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40 L.Ed.2d 90 (1974); Butz v. Economou, 438 U.S. 478, 98 S.Ct. 2894, 57 L.Ed.2d 895 (1978); Harlow v. Fitzgerald, 457 U.S. 800, 102 S.Ct. 2727, 73 L.Ed.2d 396 (1982).

Courts regularly employ a two-step test, originally adopted in Saucier v. Katz : (1) whether the official's conduct violated a constitutional or federal right; and (2) whether the right at issue was " clearly established." 533 U.S. 194, 201, 121 S.Ct. 2151, 150 L.Ed.2d 272 (2001). Pearson later overruled the requirement of Saucier that the two prongs be analyzed in the prescribed order. 555 U.S. at 244; see also Sharp, 669 F.3d at 159.

Whether conduct violates a constitutional right is straightforward, at least conceptually. It is a matter of applying case law to the facts alleged. The substantive content of the constitutional claims was discussed above.

Whether such a constitutional violation is " clearly established" requires more explanation. The Third Circuit has found that " a right is clearly established for qualified immunity purposes where its contours are 'sufficiently clear that a reasonable official would understand that what he is doing violates that right.'" Sharp, 669 F.3d at 159 (quoting Saucier, 533 U.S. at 202); see also Williams v. Bitner, 455 F.3d 186, 191 (3d Cir. 2006). That is to say, the right the official is alleged to have violated must have been " clearly established" in a particularized way and the court must define the right with the appropriate level of specificity. Anderson v. Creighton, 483 U.S. 635, 640, 107 S.Ct. 3034, 97 L.Ed.2d 523 (1987); Wilson v. Layne, 526 U.S. 603, 615, 119 S.Ct. 1692, 143 L.Ed.2d 818 (1999); Williams v. Bitner, 455 F.3d 186, 191 (3d Cir. 2006); Sharp, 669 F.3d at 159. Even if there is no precedent directly on point, however, an action may still violate a clearly established right where a general constitutional rule already identified in the decisional law applies with " obvious clarity" to the specific conduct in question. Id.; Hope v. Pelzer, 536 U.S. 730, 741, 122 S.Ct. 2508, 153 L.Ed.2d 666 (2002); Anderson, 483 U.S. at 641.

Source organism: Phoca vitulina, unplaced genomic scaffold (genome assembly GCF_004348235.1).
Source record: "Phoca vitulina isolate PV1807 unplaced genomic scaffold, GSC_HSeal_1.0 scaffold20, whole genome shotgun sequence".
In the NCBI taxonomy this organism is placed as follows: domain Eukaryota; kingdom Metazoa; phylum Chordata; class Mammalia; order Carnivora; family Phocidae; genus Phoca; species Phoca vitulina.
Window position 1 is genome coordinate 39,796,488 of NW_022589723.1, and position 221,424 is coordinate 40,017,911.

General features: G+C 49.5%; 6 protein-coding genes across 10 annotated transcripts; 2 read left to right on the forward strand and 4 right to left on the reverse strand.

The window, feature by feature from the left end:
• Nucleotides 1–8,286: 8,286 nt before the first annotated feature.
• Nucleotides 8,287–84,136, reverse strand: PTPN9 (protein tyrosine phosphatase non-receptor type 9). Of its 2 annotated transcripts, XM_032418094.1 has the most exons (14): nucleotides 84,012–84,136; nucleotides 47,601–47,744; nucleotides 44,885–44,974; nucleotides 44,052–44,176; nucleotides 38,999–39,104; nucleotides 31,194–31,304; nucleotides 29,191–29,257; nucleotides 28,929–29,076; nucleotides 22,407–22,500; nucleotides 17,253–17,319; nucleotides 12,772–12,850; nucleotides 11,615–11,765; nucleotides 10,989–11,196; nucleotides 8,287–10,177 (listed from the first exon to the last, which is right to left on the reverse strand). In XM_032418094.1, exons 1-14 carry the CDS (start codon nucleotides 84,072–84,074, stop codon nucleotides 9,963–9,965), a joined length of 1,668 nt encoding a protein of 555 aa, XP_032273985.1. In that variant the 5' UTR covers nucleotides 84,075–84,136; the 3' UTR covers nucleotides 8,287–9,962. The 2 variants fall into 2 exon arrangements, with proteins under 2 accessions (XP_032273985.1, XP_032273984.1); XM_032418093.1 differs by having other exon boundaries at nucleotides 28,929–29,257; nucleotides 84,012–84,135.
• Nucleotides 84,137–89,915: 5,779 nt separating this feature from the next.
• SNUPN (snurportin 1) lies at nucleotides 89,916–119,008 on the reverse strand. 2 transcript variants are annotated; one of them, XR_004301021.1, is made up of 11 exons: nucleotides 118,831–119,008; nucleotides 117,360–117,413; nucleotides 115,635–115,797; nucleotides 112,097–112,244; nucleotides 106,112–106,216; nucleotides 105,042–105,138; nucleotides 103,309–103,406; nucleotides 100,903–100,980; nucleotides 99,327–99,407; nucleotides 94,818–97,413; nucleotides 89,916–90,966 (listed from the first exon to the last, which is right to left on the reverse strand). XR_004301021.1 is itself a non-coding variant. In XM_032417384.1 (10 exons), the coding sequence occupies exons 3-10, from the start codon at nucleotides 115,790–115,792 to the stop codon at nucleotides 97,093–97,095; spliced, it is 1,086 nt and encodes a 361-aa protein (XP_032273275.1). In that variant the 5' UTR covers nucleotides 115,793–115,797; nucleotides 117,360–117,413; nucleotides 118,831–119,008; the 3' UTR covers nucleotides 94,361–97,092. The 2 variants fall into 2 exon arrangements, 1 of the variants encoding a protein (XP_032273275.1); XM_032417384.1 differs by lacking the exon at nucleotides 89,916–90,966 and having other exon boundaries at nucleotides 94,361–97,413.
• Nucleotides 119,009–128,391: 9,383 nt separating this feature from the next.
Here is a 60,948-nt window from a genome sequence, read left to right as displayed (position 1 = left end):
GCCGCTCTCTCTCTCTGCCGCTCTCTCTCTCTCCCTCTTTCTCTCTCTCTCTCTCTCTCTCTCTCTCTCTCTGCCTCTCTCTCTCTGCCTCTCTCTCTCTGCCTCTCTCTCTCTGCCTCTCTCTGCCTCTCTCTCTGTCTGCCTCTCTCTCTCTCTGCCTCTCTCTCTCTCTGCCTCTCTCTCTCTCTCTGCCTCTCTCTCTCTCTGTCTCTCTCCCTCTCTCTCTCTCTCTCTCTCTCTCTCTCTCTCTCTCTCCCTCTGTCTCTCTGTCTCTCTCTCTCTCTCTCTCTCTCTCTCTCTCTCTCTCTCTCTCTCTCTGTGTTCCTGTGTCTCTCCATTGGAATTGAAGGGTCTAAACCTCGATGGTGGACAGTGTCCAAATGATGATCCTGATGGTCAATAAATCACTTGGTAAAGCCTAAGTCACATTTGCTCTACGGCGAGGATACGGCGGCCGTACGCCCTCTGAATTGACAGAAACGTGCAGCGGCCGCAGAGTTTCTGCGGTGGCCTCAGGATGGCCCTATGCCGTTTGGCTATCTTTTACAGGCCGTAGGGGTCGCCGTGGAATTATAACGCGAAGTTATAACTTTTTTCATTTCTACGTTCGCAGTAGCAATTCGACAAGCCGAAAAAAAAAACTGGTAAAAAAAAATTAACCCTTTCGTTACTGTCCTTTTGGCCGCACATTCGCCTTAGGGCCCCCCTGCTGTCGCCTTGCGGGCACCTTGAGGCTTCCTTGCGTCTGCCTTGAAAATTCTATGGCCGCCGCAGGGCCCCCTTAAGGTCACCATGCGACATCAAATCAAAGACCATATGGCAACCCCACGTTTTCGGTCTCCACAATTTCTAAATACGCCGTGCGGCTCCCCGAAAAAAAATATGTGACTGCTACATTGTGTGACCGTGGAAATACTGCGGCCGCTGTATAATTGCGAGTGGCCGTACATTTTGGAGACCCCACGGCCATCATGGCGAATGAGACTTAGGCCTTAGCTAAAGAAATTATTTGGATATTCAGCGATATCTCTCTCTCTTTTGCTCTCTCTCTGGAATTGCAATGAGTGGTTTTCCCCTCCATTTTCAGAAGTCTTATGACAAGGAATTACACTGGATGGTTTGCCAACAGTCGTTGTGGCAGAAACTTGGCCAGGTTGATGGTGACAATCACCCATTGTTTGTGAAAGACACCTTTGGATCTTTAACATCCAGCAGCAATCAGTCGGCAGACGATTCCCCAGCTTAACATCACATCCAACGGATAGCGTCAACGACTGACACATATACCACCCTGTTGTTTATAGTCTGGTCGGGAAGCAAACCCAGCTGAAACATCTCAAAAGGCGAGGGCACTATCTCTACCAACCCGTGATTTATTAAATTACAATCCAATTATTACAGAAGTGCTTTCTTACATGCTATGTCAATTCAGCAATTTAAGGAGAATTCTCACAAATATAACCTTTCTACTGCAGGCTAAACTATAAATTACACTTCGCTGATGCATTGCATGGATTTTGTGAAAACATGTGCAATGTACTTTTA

2. Whether the Complaint alleges a constitutional violation that is clearly established for purposes of qualified immunity

Grohs' claim that inadequate hot water at the STU impaired the safety and well-being of its residents implicates his constitutional right to reasonable conditions of confinement, as established above. The question remains whether existing law on reasonable conditions of health and safety applies to Groh's claim with the requisite " obvious clarity." Hope v. Pelzer, 536 U.S. at 741; Anderson, 483 U.S. at 640; Sharp, 669 F.3d at 159. To be sure, it is desirable to resolve the question of qualified immunity as early as possible, ideally at the motion to dismiss stage. Because qualified immunity is an immunity from suit, and not just a defense to liability, it is effectively lost if a case erroneously proceeds to trial. Pearson, 555 U.S. at 231 (citing Mitchell v. Forsyth, 472 U.S. 511, 526, 105 S.Ct. 2806, 86 L.Ed.2d 411 (1985)). I find, however, that I cannot dismiss the complaint on qualified immunity grounds at this early stage.